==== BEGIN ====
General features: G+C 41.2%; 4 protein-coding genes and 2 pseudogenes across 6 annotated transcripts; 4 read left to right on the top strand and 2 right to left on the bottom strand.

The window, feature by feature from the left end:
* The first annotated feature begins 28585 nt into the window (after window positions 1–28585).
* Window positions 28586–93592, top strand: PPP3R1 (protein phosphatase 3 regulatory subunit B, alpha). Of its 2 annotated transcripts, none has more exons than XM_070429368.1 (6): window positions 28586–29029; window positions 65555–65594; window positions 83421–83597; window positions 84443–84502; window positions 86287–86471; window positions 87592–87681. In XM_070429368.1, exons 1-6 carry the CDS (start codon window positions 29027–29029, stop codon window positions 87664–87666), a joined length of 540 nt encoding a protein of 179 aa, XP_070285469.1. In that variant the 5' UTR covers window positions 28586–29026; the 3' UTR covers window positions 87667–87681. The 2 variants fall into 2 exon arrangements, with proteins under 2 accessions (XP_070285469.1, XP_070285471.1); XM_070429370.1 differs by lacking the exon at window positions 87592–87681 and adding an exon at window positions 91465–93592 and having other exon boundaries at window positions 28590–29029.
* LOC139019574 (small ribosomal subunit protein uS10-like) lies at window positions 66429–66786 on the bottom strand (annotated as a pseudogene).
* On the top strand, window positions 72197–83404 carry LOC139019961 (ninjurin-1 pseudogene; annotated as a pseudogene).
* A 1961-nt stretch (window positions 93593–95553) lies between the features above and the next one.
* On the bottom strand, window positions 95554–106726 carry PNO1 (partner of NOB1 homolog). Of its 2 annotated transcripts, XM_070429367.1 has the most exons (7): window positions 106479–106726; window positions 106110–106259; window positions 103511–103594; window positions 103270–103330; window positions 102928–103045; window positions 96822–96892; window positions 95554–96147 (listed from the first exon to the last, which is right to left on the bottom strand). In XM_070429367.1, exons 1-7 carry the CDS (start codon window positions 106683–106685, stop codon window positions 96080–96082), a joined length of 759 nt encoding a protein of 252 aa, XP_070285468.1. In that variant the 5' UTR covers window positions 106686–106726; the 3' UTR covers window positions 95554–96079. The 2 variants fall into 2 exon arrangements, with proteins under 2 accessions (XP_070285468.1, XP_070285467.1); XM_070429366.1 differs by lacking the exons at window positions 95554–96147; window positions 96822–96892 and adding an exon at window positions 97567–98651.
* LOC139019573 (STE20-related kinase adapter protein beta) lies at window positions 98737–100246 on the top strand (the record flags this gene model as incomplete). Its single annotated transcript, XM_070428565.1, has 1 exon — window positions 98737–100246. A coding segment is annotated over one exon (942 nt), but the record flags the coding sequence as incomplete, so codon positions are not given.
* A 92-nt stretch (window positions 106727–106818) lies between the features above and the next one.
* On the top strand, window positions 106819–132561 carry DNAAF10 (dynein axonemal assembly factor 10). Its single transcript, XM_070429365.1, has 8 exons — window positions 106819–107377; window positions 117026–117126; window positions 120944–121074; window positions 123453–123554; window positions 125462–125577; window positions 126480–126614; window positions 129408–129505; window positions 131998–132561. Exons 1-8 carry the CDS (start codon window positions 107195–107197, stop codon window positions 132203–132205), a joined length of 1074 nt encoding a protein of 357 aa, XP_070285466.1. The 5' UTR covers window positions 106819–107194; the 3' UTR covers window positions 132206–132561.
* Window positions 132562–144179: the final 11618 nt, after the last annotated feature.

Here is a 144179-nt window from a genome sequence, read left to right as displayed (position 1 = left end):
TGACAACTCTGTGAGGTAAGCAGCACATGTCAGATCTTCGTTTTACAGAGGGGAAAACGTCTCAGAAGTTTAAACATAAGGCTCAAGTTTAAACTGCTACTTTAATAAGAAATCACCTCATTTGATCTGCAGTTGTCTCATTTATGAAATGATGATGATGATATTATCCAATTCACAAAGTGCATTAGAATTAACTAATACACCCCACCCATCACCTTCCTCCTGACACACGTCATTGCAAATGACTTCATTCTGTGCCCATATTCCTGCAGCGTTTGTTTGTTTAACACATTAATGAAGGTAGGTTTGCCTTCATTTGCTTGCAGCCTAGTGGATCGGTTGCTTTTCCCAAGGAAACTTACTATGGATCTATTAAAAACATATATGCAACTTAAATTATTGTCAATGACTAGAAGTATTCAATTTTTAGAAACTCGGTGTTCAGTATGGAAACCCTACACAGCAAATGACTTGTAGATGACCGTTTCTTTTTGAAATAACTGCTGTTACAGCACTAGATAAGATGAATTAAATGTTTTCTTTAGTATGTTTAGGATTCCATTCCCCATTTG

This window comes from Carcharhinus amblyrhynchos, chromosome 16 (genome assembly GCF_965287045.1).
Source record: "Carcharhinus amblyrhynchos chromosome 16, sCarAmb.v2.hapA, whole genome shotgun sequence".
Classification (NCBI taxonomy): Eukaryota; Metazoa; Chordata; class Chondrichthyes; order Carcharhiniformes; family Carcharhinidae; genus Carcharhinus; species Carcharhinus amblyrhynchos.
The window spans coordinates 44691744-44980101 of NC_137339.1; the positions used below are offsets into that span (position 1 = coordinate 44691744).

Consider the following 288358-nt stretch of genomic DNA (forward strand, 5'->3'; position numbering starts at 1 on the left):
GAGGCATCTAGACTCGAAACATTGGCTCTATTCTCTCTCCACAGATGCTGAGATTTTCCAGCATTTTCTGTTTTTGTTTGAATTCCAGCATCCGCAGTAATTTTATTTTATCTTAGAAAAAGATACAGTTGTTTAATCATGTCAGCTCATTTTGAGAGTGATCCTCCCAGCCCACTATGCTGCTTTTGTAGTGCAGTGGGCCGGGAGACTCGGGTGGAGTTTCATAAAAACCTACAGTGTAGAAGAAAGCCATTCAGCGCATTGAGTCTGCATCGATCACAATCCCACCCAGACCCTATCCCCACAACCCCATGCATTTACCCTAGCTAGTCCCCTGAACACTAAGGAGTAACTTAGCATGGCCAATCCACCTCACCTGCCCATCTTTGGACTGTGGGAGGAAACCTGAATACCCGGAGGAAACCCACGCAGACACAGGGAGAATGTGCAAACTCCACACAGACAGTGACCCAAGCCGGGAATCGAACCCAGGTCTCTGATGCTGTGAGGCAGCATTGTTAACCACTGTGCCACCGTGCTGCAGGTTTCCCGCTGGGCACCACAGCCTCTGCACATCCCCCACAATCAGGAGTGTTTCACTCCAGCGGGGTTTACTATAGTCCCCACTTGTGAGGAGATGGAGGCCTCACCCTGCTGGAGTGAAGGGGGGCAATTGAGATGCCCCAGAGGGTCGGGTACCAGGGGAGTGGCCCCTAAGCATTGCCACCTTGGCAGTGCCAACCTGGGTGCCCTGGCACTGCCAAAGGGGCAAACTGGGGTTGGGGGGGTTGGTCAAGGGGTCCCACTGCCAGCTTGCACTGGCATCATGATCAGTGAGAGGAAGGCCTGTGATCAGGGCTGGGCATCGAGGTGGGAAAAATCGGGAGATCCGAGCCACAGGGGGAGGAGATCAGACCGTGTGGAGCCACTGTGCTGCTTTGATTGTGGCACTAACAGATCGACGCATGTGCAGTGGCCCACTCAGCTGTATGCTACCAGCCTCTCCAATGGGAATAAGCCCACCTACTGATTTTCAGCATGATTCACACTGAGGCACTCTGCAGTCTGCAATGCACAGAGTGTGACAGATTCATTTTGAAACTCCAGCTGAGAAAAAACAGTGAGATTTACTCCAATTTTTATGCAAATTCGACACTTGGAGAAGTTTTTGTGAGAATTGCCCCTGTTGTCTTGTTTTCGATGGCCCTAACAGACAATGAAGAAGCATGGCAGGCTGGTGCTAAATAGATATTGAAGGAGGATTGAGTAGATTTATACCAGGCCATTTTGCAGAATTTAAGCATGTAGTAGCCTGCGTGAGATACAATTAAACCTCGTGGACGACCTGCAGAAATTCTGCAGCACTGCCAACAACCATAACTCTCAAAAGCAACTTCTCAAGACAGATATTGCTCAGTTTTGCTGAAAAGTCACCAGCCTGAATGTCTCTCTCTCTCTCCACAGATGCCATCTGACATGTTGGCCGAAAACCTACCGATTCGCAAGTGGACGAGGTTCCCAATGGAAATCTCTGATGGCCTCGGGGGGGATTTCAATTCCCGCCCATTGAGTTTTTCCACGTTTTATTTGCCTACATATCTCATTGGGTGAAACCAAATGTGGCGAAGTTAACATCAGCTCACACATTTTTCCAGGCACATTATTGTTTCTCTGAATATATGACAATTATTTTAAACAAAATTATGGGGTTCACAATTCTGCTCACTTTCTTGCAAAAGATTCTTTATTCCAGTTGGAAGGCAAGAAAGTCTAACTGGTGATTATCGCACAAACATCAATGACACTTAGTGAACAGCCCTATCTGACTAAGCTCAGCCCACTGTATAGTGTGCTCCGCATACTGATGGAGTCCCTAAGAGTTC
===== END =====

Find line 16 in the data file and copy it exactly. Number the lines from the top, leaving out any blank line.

Source record: "Carcharhinus amblyrhynchos chromosome 16, sCarAmb.v2.hapA, whole genome shotgun sequence".